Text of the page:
Is The LeBron Hate Over?

  • Jason Whitney

LeBron James is coming into his own

LeBron James has always been a polarizing player. Since he first stepped foot in the NBA, in what was one of the most anticipated debuts in sports history, The King impressed almost any basketball fan with his abilities, the talent and the gifts that Mother Nature lavishly gave to him. However, he was also in the center of extreme criticism and endless discussions.

Now, three years after leaving the Cleveland Cavaliers, the team that initially drafted him at the first spot of the 2003 NBA Draft, two championships and a bunch of other awards later, the hate LeBron faced from a big portion of the NBA world seems like it has cooled down.

Everybody loves the champion. Everybody respects the champion.

That’s why it’s no surprise that after the first championship with the Miami Heat and even more after the second one in a row last season, LeBron is much more respected around the league, even by his former haters. Now, no matter if somebody likes The King or not, he has at least to admit that he is (arguably) the best basketball player in the world and one of the best athletes. His achievements, his numbers and his performance when he is on court prove all the above.

LeBron’s numbers seem to get better every year, after he took his talents to South Beach to join forces with Dwyane Wade and Chris Bosh. Last season, he shot at a close-to-unreal 56.5 percent from the floor and also 40.6 percent from three-point territory, both career-highs.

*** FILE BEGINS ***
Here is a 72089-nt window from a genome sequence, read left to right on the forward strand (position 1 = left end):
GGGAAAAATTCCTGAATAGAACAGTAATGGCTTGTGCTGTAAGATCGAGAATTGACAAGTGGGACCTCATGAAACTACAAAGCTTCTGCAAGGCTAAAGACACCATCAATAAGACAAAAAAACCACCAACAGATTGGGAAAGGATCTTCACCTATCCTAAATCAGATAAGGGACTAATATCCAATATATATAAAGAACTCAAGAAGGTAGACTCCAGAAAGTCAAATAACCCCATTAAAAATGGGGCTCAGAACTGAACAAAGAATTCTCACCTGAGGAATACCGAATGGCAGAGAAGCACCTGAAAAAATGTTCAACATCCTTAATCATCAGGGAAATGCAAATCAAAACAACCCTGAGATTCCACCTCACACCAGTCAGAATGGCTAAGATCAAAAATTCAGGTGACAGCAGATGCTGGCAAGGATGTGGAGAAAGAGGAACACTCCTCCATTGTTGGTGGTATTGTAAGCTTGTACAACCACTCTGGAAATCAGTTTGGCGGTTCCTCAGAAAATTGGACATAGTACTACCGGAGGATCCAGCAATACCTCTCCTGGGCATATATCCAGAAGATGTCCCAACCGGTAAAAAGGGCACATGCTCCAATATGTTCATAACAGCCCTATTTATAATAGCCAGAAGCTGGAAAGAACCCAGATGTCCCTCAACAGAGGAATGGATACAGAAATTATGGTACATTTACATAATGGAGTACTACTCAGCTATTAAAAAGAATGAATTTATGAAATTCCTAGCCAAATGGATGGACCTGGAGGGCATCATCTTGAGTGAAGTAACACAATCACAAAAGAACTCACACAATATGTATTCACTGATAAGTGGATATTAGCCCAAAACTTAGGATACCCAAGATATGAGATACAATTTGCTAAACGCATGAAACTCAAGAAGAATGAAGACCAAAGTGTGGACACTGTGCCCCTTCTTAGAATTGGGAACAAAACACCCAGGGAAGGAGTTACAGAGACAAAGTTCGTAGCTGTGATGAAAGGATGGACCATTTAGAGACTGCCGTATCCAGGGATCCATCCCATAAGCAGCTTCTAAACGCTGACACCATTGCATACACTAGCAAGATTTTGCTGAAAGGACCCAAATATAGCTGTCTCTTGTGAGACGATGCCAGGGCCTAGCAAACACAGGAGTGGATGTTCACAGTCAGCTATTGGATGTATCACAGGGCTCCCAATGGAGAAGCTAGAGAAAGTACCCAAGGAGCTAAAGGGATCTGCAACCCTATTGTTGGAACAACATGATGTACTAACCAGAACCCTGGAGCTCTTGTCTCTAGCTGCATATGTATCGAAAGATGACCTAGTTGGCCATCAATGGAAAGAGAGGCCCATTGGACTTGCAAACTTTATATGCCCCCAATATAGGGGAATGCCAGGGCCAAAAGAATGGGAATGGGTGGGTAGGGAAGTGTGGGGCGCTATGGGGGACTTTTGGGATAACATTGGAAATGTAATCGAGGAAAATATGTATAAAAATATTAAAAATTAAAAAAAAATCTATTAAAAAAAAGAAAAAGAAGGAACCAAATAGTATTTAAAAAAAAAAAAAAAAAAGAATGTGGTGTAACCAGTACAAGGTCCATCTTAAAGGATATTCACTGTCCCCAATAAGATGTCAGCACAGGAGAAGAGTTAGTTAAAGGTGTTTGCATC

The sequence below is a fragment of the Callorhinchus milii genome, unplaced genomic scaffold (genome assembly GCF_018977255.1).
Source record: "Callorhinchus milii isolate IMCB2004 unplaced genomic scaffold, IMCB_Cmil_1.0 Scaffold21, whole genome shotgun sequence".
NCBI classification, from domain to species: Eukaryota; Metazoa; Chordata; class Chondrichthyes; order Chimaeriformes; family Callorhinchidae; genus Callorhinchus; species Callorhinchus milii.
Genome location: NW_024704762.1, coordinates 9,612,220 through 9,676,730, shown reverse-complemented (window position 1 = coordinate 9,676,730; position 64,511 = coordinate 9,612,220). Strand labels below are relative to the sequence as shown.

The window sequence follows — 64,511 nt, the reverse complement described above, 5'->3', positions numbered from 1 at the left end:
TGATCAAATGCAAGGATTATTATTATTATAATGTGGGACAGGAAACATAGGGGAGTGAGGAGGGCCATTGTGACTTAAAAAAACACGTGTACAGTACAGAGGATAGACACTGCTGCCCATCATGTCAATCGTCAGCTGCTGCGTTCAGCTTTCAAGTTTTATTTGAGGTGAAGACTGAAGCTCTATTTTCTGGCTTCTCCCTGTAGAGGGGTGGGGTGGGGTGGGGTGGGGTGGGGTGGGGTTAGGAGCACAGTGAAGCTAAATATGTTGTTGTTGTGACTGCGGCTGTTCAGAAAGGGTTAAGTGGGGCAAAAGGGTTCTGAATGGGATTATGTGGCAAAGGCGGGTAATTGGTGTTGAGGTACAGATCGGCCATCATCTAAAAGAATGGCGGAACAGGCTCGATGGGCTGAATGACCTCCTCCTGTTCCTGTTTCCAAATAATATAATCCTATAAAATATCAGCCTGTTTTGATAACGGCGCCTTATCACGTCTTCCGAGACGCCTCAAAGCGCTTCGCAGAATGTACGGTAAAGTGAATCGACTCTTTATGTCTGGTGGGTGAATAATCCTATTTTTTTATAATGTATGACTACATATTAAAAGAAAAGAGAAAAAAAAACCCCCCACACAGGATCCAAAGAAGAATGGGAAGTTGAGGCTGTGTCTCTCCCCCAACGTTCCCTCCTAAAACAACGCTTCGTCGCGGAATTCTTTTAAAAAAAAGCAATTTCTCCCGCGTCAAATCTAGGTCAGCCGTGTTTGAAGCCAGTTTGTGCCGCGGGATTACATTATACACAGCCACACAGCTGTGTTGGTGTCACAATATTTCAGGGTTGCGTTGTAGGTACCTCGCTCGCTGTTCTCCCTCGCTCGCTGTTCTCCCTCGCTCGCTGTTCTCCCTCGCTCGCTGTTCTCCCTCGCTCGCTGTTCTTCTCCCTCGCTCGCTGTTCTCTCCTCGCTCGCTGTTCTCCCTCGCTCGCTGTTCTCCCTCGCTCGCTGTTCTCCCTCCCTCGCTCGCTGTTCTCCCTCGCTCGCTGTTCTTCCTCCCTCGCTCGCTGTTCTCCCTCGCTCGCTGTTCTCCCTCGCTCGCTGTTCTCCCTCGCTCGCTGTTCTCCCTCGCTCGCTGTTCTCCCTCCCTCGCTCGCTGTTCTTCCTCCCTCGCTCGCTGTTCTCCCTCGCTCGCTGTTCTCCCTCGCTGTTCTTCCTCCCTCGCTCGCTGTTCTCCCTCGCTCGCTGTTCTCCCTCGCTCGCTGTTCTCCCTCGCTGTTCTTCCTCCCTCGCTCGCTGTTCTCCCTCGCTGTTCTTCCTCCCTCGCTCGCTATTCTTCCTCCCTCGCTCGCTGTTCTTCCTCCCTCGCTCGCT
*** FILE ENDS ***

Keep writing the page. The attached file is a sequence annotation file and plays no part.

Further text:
The reason behind this improvement is that he now is more mature. The shots he takes are more in his comfort zones, he has reduced the isolations that resulted in low-percentage attempts and he has even cut down his threes. It seems like LeBron is now much more confident when he has the ball on his hands. It’s like he knows what to do when he has the ball on his hand; the way to read what the defense is giving to him and make the most out of it. His constant practice and his devotion to improving his skills day-by-day and year-by-year are the No.1 reason for his ability to stay at the top.

But even when not on court, LeBron seems much more relaxed. He makes fun with the reporters, doesn’t put much pressure on himself, like he did during the previous season and in general, he appears to be a guy that fans can like much more easily than some years ago.

As a result, the hate against him has finally cooled off. No matter what the outcome of the next season is for him and the Miami Heat, no matter if he stays or departs from South Beach, the certainty is that he will most probably not face the hate and the pressure he did before earning his first two rings. Hopefully for him, the future will be as successful as the past couple of years. For now, his team, the Miami Heat, is the No.1 favorite for the conquest of the championship in 2013-2014.

Ron Leyba is the lead editor of FantasyBasketballMoneyLeagues.com. For more of his basketball insights, follow Fantasy Basketball Money Leagues at Google+.

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